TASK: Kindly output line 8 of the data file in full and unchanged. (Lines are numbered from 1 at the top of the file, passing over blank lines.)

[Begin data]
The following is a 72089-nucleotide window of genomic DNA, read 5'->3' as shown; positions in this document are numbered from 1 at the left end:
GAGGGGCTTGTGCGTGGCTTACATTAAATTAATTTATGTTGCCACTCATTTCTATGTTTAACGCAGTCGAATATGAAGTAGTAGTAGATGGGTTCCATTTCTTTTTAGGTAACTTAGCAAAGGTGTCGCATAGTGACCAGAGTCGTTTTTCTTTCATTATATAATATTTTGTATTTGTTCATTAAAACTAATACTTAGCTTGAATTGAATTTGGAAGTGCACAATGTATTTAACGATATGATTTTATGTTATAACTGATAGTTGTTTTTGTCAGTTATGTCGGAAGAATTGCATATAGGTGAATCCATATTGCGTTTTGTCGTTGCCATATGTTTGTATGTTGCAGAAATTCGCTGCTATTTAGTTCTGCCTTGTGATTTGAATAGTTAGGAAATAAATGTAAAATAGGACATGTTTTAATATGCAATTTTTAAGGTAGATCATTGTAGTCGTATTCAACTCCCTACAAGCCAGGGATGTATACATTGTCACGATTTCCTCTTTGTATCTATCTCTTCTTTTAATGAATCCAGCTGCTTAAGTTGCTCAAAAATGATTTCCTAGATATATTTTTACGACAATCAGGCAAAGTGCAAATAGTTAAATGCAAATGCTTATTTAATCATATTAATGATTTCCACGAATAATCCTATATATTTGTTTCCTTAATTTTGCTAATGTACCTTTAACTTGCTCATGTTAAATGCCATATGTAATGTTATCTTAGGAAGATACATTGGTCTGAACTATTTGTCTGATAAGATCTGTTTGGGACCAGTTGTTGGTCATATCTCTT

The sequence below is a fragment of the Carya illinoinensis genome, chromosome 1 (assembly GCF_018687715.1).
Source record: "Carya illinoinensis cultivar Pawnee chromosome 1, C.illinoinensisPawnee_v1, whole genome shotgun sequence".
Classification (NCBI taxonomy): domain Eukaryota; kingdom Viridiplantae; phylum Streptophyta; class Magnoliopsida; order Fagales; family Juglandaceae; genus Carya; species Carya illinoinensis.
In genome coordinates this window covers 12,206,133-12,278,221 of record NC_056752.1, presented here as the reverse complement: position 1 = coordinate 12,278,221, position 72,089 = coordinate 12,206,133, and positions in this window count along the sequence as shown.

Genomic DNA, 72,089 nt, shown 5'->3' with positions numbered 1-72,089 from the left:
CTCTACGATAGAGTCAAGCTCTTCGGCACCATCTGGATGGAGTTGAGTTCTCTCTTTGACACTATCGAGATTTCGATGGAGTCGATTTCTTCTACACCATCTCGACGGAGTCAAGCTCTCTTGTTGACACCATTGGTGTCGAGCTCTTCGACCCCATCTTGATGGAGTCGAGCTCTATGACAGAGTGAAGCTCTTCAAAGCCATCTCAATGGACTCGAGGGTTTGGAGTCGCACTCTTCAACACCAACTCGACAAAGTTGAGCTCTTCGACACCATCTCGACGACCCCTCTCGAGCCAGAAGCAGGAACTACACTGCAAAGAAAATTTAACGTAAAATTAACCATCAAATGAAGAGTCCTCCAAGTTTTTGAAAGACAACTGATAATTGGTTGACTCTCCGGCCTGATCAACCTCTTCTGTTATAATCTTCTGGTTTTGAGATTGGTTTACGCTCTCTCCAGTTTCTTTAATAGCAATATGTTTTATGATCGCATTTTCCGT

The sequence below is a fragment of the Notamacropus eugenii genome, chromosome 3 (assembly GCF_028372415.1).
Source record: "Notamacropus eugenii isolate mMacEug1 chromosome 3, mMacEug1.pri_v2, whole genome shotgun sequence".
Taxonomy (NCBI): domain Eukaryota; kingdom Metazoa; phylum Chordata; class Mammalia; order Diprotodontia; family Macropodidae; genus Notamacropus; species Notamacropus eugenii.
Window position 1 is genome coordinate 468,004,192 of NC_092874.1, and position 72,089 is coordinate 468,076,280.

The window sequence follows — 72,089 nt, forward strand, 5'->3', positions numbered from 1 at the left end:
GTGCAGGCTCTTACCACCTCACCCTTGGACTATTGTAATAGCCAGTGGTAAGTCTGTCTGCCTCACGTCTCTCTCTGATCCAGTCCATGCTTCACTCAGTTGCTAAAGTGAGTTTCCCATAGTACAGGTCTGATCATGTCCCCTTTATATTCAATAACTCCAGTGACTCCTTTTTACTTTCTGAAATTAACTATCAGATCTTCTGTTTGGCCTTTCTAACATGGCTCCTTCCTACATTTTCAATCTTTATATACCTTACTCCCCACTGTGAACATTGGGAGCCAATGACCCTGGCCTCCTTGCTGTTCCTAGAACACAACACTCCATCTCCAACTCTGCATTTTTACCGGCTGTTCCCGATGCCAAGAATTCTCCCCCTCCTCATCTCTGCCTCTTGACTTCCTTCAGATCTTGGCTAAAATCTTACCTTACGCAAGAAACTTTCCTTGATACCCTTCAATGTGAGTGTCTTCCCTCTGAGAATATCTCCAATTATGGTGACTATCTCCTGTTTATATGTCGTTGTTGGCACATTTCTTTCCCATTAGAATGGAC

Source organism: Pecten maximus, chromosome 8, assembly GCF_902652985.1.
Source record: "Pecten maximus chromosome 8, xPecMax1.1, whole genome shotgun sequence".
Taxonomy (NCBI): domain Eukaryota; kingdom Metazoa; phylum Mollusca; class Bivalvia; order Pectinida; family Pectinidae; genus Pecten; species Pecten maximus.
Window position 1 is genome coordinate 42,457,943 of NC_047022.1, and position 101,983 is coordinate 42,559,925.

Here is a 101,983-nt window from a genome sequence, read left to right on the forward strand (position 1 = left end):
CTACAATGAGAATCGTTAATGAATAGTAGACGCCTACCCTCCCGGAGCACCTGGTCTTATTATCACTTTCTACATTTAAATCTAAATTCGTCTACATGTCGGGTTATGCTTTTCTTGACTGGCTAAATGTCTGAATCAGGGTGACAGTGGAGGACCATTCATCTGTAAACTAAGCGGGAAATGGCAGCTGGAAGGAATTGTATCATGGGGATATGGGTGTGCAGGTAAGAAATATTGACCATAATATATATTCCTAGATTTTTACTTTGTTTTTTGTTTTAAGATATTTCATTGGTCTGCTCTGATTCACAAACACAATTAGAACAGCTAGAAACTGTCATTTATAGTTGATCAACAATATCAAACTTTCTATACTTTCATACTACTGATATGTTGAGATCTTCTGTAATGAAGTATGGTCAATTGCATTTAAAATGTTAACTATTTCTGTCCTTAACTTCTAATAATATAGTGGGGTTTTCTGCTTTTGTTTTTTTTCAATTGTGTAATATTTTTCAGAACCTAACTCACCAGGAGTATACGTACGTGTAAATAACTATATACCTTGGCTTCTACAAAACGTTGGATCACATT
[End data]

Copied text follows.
CTCTACGATAGAGTCAAGCTCTTCGGCACCATCTGGATGGAGTTGAGTTCTCTCTTTGACACTATCGAGATTTCGATGGAGTCGATTTCTTCTACACCATCTCGACGGAGTCAAGCTCTCTTGTTGACACCATTGGTGTCGAGCTCTTCGACCCCATCTTGATGGAGTCGAGCTCTATGACAGAGTGAAGCTCTTCAAAGCCATCTCAATGGACTCGAGGGTTTGGAGTCGCACTCTTCAACACCAACTCGACAAAGTTGAGCTCTTCGACACCATCTCGACGACCCCTCTCGAGCCAGAAGCAGGAACTACACTGCAAAGAAAATTTAACGTAAAATTAACCATCAAATGAAGAGTCCTCCAAGTTTTTGAAAGACAACTGATAATTGGTTGACTCTCCGGCCTGATCAACCTCTTCTGTTATAATCTTCTGGTTTTGAGATTGGTTTACGCTCTCTCCAGTTTCTTTAATAGCAATATGTTTTATGATCGCATTTTCCGT